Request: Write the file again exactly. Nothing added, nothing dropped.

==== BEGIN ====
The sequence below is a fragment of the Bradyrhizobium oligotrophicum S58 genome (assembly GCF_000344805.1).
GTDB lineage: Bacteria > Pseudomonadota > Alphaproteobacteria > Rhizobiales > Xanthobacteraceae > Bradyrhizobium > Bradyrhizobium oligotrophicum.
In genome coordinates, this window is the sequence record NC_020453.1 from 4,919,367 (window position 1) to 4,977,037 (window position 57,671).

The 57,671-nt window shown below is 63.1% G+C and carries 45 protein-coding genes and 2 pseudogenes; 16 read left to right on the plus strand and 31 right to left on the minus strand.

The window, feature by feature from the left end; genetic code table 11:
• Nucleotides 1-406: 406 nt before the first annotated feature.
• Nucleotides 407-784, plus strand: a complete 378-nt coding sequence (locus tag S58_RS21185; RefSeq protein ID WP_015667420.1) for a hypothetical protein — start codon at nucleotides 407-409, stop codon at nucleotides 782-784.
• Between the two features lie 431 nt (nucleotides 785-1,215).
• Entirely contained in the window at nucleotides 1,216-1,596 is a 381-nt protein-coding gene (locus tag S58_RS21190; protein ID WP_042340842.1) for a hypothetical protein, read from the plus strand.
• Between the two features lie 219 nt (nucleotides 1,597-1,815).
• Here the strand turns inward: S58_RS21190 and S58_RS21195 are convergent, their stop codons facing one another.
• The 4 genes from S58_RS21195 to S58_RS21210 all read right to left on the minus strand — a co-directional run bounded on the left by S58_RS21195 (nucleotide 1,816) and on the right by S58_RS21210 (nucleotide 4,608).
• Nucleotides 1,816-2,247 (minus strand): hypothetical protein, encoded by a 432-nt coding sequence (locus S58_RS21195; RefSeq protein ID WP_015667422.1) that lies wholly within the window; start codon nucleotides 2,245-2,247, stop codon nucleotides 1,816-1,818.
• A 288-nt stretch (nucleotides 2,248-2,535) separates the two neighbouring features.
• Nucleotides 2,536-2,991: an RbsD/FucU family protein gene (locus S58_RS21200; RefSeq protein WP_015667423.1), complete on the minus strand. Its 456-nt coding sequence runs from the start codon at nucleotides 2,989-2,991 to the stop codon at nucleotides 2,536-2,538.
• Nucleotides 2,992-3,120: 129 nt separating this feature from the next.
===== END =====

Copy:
The sequence below is a fragment of the Bradyrhizobium oligotrophicum S58 genome (assembly GCF_000344805.1).
GTDB lineage: Bacteria > Pseudomonadota > Alphaproteobacteria > Rhizobiales > Xanthobacteraceae > Bradyrhizobium > Bradyrhizobium oligotrophicum.
In genome coordinates, this window is the sequence record NC_020453.1 from 4,919,367 (window position 1) to 4,977,037 (window position 57,671).

The 57,671-nt window shown below is 63.1% G+C and carries 45 protein-coding genes and 2 pseudogenes; 16 read left to right on the plus strand and 31 right to left on the minus strand.

The window, feature by feature from the left end; genetic code table 11:
• Nucleotides 1-406: 406 nt before the first annotated feature.
• Nucleotides 407-784, plus strand: a complete 378-nt coding sequence (locus tag S58_RS21185; RefSeq protein ID WP_015667420.1) for a hypothetical protein — start codon at nucleotides 407-409, stop codon at nucleotides 782-784.
• Between the two features lie 431 nt (nucleotides 785-1,215).
• Entirely contained in the window at nucleotides 1,216-1,596 is a 381-nt protein-coding gene (locus tag S58_RS21190; protein ID WP_042340842.1) for a hypothetical protein, read from the plus strand.
• Between the two features lie 219 nt (nucleotides 1,597-1,815).
• Here the strand turns inward: S58_RS21190 and S58_RS21195 are convergent, their stop codons facing one another.
• The 4 genes from S58_RS21195 to S58_RS21210 all read right to left on the minus strand — a co-directional run bounded on the left by S58_RS21195 (nucleotide 1,816) and on the right by S58_RS21210 (nucleotide 4,608).
• Nucleotides 1,816-2,247 (minus strand): hypothetical protein, encoded by a 432-nt coding sequence (locus S58_RS21195; RefSeq protein ID WP_015667422.1) that lies wholly within the window; start codon nucleotides 2,245-2,247, stop codon nucleotides 1,816-1,818.
• A 288-nt stretch (nucleotides 2,248-2,535) separates the two neighbouring features.
• Nucleotides 2,536-2,991: an RbsD/FucU family protein gene (locus S58_RS21200; RefSeq protein WP_015667423.1), complete on the minus strand. Its 456-nt coding sequence runs from the start codon at nucleotides 2,989-2,991 to the stop codon at nucleotides 2,536-2,538.
• Nucleotides 2,992-3,120: 129 nt separating this feature from the next.